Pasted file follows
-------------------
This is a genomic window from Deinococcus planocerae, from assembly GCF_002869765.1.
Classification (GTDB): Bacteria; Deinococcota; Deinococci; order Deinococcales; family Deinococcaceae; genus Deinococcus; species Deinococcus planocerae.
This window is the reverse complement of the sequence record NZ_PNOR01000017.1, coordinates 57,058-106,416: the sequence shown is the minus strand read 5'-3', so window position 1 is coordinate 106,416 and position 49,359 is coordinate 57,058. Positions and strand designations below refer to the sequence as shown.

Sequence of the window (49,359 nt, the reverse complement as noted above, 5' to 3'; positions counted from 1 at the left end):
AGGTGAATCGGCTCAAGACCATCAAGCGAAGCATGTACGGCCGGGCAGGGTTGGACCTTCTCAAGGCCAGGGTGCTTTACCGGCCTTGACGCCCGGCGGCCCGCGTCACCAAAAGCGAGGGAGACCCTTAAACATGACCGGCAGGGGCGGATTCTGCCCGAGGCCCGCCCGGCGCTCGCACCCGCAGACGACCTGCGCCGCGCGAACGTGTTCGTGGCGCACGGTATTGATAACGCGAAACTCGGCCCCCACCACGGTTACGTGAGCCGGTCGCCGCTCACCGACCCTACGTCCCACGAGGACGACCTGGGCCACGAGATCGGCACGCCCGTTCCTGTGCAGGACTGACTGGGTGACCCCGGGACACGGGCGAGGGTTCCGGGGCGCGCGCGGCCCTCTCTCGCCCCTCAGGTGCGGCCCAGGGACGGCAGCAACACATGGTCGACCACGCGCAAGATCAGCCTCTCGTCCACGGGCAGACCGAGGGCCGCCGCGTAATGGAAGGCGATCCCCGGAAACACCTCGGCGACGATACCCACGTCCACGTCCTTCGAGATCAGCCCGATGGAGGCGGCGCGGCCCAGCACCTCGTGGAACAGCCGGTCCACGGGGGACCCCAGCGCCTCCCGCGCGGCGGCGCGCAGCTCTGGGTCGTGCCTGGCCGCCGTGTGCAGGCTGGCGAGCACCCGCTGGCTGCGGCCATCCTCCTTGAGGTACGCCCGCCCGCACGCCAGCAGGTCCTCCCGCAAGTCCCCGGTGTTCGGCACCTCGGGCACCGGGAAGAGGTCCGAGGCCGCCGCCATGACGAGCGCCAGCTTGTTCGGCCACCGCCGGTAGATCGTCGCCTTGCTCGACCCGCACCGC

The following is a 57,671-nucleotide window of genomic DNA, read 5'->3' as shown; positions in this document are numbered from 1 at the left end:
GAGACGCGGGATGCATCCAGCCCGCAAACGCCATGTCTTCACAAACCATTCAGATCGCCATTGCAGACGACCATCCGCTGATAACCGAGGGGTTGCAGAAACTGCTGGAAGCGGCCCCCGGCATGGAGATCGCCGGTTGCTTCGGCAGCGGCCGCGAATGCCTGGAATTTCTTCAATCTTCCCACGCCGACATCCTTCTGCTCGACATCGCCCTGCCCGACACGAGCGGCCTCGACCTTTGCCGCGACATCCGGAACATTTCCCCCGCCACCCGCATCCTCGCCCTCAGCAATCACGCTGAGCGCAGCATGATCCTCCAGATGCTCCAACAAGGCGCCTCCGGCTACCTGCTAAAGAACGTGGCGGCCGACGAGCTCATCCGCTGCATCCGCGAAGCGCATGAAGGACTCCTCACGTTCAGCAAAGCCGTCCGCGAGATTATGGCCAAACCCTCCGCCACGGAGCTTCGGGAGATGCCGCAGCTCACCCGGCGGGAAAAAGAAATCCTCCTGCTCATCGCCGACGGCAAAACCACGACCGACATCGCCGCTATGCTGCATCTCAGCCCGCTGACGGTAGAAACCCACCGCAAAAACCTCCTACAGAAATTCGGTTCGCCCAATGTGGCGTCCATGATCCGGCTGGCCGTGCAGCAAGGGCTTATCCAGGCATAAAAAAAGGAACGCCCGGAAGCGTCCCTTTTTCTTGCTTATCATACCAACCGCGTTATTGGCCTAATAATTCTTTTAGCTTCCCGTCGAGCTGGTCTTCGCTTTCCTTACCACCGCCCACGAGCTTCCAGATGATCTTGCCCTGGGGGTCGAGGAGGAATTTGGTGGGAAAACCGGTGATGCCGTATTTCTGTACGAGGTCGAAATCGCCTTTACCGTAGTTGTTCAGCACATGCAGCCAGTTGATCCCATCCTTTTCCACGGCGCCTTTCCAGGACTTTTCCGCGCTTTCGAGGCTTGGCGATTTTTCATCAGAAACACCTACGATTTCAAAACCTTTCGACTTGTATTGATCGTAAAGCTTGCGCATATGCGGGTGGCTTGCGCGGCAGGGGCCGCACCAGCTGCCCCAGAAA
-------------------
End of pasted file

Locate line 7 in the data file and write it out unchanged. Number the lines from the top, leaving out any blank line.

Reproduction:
GAGACGCGGGATGCATCCAGCCCGCAAACGCCATGTCTTCACAAACCATTCAGATCGCCATTGCAGACGACCATCCGCTGATAACCGAGGGGTTGCAGAAACTGCTGGAAGCGGCCCCCGGCATGGAGATCGCCGGTTGCTTCGGCAGCGGCCGCGAATGCCTGGAATTTCTTCAATCTTCCCACGCCGACATCCTTCTGCTCGACATCGCCCTGCCCGACACGAGCGGCCTCGACCTTTGCCGCGACATCCGGAACATTTCCCCCGCCACCCGCATCCTCGCCCTCAGCAATCACGCTGAGCGCAGCATGATCCTCCAGATGCTCCAACAAGGCGCCTCCGGCTACCTGCTAAAGAACGTGGCGGCCGACGAGCTCATCCGCTGCATCCGCGAAGCGCATGAAGGACTCCTCACGTTCAGCAAAGCCGTCCGCGAGATTATGGCCAAACCCTCCGCCACGGAGCTTCGGGAGATGCCGCAGCTCACCCGGCGGGAAAAAGAAATCCTCCTGCTCATCGCCGACGGCAAAACCACGACCGACATCGCCGCTATGCTGCATCTCAGCCCGCTGACGGTAGAAACCCACCGCAAAAACCTCCTACAGAAATTCGGTTCGCCCAATGTGGCGTCCATGATCCGGCTGGCCGTGCAGCAAGGGCTTATCCAGGCATAAAAAAAGGAACGCCCGGAAGCGTCCCTTTTTCTTGCTTATCATACCAACCGCGTTATTGGCCTAATAATTCTTTTAGCTTCCCGTCGAGCTGGTCTTCGCTTTCCTTACCACCGCCCACGAGCTTCCAGATGATCTTGCCCTGGGGGTCGAGGAGGAATTTGGTGGGAAAACCGGTGATGCCGTATTTCTGTACGAGGTCGAAATCGCCTTTACCGTAGTTGTTCAGCACATGCAGCCAGTTGATCCCATCCTTTTCCACGGCGCCTTTCCAGGACTTTTCCGCGCTTTCGAGGCTTGGCGATTTTTCATCAGAAACACCTACGATTTCAAAACCTTTCGACTTGTATTGATCGTAAAGCTTGCGCATATGCGGGTGGCTTGCGCGGCAGGGGCCGCACCAGCTGCCCCAGAAA